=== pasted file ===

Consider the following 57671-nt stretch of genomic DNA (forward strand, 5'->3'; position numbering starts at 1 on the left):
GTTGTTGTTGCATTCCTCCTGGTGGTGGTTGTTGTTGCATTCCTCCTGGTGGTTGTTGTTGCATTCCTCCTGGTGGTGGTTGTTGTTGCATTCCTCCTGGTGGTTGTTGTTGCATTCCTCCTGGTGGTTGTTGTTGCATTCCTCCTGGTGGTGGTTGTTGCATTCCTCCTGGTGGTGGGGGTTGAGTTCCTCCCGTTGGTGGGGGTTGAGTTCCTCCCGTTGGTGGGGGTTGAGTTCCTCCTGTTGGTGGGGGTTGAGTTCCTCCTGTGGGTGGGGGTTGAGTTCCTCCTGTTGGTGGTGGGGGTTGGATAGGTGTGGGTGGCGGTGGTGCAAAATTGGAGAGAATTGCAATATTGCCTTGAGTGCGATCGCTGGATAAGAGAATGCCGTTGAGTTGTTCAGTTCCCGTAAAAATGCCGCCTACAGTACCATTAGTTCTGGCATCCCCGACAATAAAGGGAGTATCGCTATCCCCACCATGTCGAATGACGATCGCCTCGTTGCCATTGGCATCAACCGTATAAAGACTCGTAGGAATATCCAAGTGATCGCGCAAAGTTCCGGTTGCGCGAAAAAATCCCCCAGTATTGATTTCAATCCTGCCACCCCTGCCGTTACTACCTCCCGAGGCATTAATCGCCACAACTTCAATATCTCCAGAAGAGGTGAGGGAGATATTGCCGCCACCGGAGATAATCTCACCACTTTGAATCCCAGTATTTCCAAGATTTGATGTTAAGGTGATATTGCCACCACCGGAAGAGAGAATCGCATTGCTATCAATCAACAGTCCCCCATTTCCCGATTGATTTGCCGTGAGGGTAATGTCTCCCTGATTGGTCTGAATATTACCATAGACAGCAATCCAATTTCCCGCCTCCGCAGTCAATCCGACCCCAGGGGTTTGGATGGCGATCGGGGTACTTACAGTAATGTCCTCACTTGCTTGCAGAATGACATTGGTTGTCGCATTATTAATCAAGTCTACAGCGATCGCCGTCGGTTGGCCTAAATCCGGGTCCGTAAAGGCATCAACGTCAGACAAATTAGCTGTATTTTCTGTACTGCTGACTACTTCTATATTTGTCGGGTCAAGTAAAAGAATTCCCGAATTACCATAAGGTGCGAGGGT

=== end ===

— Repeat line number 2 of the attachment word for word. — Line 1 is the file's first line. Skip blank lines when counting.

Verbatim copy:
GTTGTTGTTGCATTCCTCCTGGTGGTGGTTGTTGTTGCATTCCTCCTGGTGGTTGTTGTTGCATTCCTCCTGGTGGTGGTTGTTGTTGCATTCCTCCTGGTGGTTGTTGTTGCATTCCTCCTGGTGGTTGTTGTTGCATTCCTCCTGGTGGTGGTTGTTGCATTCCTCCTGGTGGTGGGGGTTGAGTTCCTCCCGTTGGTGGGGGTTGAGTTCCTCCCGTTGGTGGGGGTTGAGTTCCTCCTGTTGGTGGGGGTTGAGTTCCTCCTGTGGGTGGGGGTTGAGTTCCTCCTGTTGGTGGTGGGGGTTGGATAGGTGTGGGTGGCGGTGGTGCAAAATTGGAGAGAATTGCAATATTGCCTTGAGTGCGATCGCTGGATAAGAGAATGCCGTTGAGTTGTTCAGTTCCCGTAAAAATGCCGCCTACAGTACCATTAGTTCTGGCATCCCCGACAATAAAGGGAGTATCGCTATCCCCACCATGTCGAATGACGATCGCCTCGTTGCCATTGGCATCAACCGTATAAAGACTCGTAGGAATATCCAAGTGATCGCGCAAAGTTCCGGTTGCGCGAAAAAATCCCCCAGTATTGATTTCAATCCTGCCACCCCTGCCGTTACTACCTCCCGAGGCATTAATCGCCACAACTTCAATATCTCCAGAAGAGGTGAGGGAGATATTGCCGCCACCGGAGATAATCTCACCACTTTGAATCCCAGTATTTCCAAGATTTGATGTTAAGGTGATATTGCCACCACCGGAAGAGAGAATCGCATTGCTATCAATCAACAGTCCCCCATTTCCCGATTGATTTGCCGTGAGGGTAATGTCTCCCTGATTGGTCTGAATATTACCATAGACAGCAATCCAATTTCCCGCCTCCGCAGTCAATCCGACCCCAGGGGTTTGGATGGCGATCGGGGTACTTACAGTAATGTCCTCACTTGCTTGCAGAATGACATTGGTTGTCGCATTATTAATCAAGTCTACAGCGATCGCCGTCGGTTGGCCTAAATCCGGGTCCGTAAAGGCATCAACGTCAGACAAATTAGCTGTATTTTCTGTACTGCTGACTACTTCTATATTTGTCGGGTCAAGTAAAAGAATTCCCGAATTACCATAAGGTGCGAGGGT